The Sentinel 1000 was originally designed with the Navy in mind. It has a payload of 6,000 pounds which allows a bit more leeway in installing sensors.


Endurance of most off the shelf designs  would be low, between 12 hours and two days , but they would have far more loiter time than a helicopter or even the Viking they replace. They could replenish at sea vertically like a helicopter to extend their range.  Larger airships could be developed incrementally with lessons learned and applied in small construction batches. All of these are smaller than the frontline airships the Navy was operating in the 1950's, so in a few years we could incrementally build up at least to that capability.

Airships are not perfect. Because of their large sail area they have difficulty handling typhoons, or hurricanes  and they tend to react badly to nuclear ordinance...

Yes, we nuked a blimp...because...well, we just HAD to know.
Click here for supahsize

...but as a quick and dirty solution to ASW aircraft they do seem to have some promise.

This post would not be complete without a brief mention of Aereons, hybrid airships and other developments of the airship concept that promise far greater performance...and have been promising since the early sixties....but have gotten no results. Military Airships is a very comprehensive site dedicated to these craft and Darrell Campbell is quite an ardent and eloquent proponent of their capabilities. His arguments are valid up to a point, namely that the hybrid airship he advocates have vastly greater potential than regular blimps. Specifically these designs combine a lifting body airframe and modern materials to greatly increase performance. However, while the tech is not unsound, it only works on very large ships and, more importantly it is, not mature technology. It will require considerable integration efforts as well as trial and error. These take time and money that we don't have. Rather than letting the best be the enemy of the good, it seems prudent to me to go with what we have and develop the ideal capability through trial and error.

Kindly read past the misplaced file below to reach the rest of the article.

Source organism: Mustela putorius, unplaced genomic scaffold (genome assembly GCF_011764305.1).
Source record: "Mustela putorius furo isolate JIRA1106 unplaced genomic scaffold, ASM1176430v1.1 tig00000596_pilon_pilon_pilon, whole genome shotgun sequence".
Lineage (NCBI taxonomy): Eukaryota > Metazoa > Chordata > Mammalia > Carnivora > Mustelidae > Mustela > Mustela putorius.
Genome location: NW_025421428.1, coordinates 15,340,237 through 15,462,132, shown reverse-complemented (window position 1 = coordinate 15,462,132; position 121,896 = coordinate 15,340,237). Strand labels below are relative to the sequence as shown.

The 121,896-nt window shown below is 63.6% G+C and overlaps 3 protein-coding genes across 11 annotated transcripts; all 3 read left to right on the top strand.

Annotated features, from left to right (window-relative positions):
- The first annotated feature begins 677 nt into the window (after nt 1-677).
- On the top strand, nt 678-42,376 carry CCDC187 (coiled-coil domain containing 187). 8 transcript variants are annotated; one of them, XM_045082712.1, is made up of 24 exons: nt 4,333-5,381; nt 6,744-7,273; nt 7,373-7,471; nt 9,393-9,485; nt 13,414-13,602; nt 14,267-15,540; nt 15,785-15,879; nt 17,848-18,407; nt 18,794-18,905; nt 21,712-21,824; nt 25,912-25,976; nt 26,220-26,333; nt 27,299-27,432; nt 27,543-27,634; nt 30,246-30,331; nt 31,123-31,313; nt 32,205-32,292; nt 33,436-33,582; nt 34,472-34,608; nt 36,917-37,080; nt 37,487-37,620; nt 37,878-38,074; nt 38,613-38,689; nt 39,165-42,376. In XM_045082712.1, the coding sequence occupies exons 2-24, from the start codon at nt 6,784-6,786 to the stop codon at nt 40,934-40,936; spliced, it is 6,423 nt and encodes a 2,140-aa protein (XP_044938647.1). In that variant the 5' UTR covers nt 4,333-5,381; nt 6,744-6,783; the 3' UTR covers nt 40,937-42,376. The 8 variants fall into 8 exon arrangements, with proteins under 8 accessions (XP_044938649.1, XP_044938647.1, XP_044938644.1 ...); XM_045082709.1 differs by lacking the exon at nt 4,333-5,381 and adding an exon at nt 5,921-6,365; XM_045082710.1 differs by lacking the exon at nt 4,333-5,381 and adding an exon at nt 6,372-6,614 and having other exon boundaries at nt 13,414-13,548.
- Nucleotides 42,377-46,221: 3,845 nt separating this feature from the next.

There are many promising technologies that might aid us in hunting submarines, USV swarms, or small craft with dipping sonars using sprint and drift tactics for instance. But the good old blimp is here now, has a proven track record and might be had rather economically. It certainly warrants a look.


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June 09, 2009

The Wreck of HMS Victoria

When commissioned in 1890, HMS Victoria was one of the most powerful ships in the world. A test bed for several new technologies she nevertheless represented in some ways a technological and tactical dead end being intended to fight end on with an eye towards ramming. To that end her main armament was concentrated forward and consisted of two huge experimental 16.25 inch guns in a massive armored Coles turret.  There was also a very heavy secondary armament of 6 inch and smaller weapons as well as some torpedo tubes. Finally there was a massive armored ram below the waterline. All that armor and armament forward on a 10,000 ton ship meant that freeboard was low at the bow and the ship was considered best suited to the Mediterranean squadron. She was very well equipped as a flagship however and as such bore Admiral George Tryon's flag on 22 June 1893 when, off the coast of Syria, the Mediterranean fleet was engaged in maneuvers.


  A miscommunication via signal flags resulted in the battleship HMS Camperdown ending up on a collision course with Victoria. The Helmsmen of both vessels waited to get permission to change course, by which time it was too late to avoid a collision and Camperdowns fearsome ram pierced Victorias bow. Damage control efforts were hampered in part by Watertight hatches that were unable to be fully dogged due to paint and rust as well as bulkheads being pierced for ventilation and wiring. HMS Victoria sank in 13 minutes with the loss of 358 men including Admiral Tryon.

The Wreck  has now been found 500 feet beneath the Mediterranean.



Its in surprisingly good shape.

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May 03, 2009

This is a Destroyer

A Japanese destroyer.
There is no such thing as a Japanese aircraft carrier...


Nope nosirree .

Nothing to see here move along.